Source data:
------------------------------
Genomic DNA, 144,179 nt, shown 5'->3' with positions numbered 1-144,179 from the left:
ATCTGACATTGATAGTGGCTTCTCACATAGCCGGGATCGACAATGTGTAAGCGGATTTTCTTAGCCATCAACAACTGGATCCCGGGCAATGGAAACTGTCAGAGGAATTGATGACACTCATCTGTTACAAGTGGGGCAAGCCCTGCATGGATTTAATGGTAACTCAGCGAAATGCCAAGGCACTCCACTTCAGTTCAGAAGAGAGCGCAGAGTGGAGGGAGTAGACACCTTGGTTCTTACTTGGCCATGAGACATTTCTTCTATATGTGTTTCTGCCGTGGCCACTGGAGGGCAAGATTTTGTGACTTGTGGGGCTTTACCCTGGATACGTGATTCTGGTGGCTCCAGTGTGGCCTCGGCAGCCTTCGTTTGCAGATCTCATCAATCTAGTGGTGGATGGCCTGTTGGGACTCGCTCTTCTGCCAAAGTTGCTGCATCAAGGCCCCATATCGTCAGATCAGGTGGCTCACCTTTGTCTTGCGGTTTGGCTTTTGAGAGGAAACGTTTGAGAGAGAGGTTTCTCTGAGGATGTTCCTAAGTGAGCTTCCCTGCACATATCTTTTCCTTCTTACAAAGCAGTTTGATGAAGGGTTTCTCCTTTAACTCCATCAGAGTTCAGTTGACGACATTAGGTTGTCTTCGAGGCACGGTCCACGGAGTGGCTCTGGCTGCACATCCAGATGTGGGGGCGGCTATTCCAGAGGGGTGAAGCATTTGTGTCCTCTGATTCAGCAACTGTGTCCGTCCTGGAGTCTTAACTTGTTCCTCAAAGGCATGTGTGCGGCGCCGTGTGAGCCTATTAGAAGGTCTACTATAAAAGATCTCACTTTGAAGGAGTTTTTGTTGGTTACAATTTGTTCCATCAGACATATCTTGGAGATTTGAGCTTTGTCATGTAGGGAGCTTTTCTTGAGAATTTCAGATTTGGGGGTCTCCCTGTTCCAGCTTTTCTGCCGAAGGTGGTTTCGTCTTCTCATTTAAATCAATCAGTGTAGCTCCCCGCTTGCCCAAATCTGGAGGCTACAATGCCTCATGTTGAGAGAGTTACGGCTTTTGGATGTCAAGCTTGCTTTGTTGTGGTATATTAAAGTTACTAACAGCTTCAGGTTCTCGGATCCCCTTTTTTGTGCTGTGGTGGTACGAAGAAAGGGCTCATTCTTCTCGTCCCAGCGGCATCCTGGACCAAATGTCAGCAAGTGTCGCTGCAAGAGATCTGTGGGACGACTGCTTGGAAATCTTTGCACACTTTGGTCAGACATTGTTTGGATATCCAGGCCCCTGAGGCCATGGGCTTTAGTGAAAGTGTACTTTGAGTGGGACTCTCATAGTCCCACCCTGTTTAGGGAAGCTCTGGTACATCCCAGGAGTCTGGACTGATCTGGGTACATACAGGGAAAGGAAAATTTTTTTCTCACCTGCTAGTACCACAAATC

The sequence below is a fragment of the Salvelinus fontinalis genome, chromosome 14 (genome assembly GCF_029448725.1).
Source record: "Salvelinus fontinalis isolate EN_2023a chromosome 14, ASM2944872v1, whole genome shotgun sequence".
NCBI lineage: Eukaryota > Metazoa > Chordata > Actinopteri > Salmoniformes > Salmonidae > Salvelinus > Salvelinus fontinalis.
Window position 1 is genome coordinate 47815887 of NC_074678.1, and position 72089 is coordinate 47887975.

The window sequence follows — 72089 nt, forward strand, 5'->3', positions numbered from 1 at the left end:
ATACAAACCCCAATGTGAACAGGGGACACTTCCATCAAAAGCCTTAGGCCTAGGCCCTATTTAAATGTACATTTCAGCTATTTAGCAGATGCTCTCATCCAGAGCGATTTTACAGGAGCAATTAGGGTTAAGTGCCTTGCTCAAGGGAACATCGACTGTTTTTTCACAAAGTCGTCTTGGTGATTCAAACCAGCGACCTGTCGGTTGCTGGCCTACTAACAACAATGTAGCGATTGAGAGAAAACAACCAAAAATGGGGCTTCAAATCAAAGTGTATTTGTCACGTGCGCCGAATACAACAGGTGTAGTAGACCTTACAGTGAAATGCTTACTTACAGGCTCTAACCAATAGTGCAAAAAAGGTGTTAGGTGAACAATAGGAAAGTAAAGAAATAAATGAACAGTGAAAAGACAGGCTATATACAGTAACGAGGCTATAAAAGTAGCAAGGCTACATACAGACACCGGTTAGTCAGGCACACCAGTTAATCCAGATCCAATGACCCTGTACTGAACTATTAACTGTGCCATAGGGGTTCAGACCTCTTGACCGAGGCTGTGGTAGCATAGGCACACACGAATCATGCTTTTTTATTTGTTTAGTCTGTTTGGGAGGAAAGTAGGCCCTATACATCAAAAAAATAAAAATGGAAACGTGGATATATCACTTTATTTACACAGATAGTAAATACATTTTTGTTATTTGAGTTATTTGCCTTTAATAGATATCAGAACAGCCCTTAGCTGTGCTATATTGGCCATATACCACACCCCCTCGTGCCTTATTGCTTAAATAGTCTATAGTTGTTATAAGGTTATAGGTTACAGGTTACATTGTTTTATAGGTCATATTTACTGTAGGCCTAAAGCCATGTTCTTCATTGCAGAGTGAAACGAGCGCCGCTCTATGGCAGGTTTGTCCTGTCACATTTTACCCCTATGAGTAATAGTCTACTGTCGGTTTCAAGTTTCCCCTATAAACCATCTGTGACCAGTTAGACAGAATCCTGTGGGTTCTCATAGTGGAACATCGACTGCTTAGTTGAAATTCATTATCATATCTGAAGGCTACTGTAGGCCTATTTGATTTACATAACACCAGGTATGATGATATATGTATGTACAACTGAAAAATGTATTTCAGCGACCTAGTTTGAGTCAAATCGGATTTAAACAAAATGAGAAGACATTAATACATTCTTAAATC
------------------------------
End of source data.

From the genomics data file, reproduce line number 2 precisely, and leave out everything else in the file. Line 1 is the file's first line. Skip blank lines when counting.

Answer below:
ATCTGACATTGATAGTGGCTTCTCACATAGCCGGGATCGACAATGTGTAAGCGGATTTTCTTAGCCATCAACAACTGGATCCCGGGCAATGGAAACTGTCAGAGGAATTGATGACACTCATCTGTTACAAGTGGGGCAAGCCCTGCATGGATTTAATGGTAACTCAGCGAAATGCCAAGGCACTCCACTTCAGTTCAGAAGAGAGCGCAGAGTGGAGGGAGTAGACACCTTGGTTCTTACTTGGCCATGAGACATTTCTTCTATATGTGTTTCTGCCGTGGCCACTGGAGGGCAAGATTTTGTGACTTGTGGGGCTTTACCCTGGATACGTGATTCTGGTGGCTCCAGTGTGGCCTCGGCAGCCTTCGTTTGCAGATCTCATCAATCTAGTGGTGGATGGCCTGTTGGGACTCGCTCTTCTGCCAAAGTTGCTGCATCAAGGCCCCATATCGTCAGATCAGGTGGCTCACCTTTGTCTTGCGGTTTGGCTTTTGAGAGGAAACGTTTGAGAGAGAGGTTTCTCTGAGGATGTTCCTAAGTGAGCTTCCCTGCACATATCTTTTCCTTCTTACAAAGCAGTTTGATGAAGGGTTTCTCCTTTAACTCCATCAGAGTTCAGTTGACGACATTAGGTTGTCTTCGAGGCACGGTCCACGGAGTGGCTCTGGCTGCACATCCAGATGTGGGGGCGGCTATTCCAGAGGGGTGAAGCATTTGTGTCCTCTGATTCAGCAACTGTGTCCGTCCTGGAGTCTTAACTTGTTCCTCAAAGGCATGTGTGCGGCGCCGTGTGAGCCTATTAGAAGGTCTACTATAAAAGATCTCACTTTGAAGGAGTTTTTGTTGGTTACAATTTGTTCCATCAGACATATCTTGGAGATTTGAGCTTTGTCATGTAGGGAGCTTTTCTTGAGAATTTCAGATTTGGGGGTCTCCCTGTTCCAGCTTTTCTGCCGAAGGTGGTTTCGTCTTCTCATTTAAATCAATCAGTGTAGCTCCCCGCTTGCCCAAATCTGGAGGCTACAATGCCTCATGTTGAGAGAGTTACGGCTTTTGGATGTCAAGCTTGCTTTGTTGTGGTATATTAAAGTTACTAACAGCTTCAGGTTCTCGGATCCCCTTTTTTGTGCTGTGGTGGTACGAAGAAAGGGCTCATTCTTCTCGTCCCAGCGGCATCCTGGACCAAATGTCAGCAAGTGTCGCTGCAAGAGATCTGTGGGACGACTGCTTGGAAATCTTTGCACACTTTGGTCAGACATTGTTTGGATATCCAGGCCCCTGAGGCCATGGGCTTTAGTGAAAGTGTACTTTGAGTGGGACTCTCATAGTCCCACCCTGTTTAGGGAAGCTCTGGTACATCCCAGGAGTCTGGACTGATCTGGGTACATACAGGGAAAGGAAAATTTTTTTCTCACCTGCTAGTACCACAAATC